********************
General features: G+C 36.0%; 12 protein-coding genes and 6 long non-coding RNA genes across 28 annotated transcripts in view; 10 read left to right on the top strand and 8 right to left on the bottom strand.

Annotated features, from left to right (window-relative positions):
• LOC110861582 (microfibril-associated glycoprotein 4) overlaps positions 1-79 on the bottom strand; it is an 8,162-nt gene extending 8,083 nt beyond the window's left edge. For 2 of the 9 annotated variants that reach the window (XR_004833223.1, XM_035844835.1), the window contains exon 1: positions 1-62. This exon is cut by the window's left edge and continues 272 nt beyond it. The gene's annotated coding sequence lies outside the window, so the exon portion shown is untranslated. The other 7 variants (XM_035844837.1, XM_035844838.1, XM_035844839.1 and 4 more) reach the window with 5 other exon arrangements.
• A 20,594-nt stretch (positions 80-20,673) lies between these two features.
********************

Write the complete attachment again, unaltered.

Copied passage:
General features: G+C 36.0%; 12 protein-coding genes and 6 long non-coding RNA genes across 28 annotated transcripts in view; 10 read left to right on the top strand and 8 right to left on the bottom strand.

Annotated features, from left to right (window-relative positions):
• LOC110861582 (microfibril-associated glycoprotein 4) overlaps positions 1-79 on the bottom strand; it is an 8,162-nt gene extending 8,083 nt beyond the window's left edge. For 2 of the 9 annotated variants that reach the window (XR_004833223.1, XM_035844835.1), the window contains exon 1: positions 1-62. This exon is cut by the window's left edge and continues 272 nt beyond it. The gene's annotated coding sequence lies outside the window, so the exon portion shown is untranslated. The other 7 variants (XM_035844837.1, XM_035844838.1, XM_035844839.1 and 4 more) reach the window with 5 other exon arrangements.
• A 20,594-nt stretch (positions 80-20,673) lies between these two features.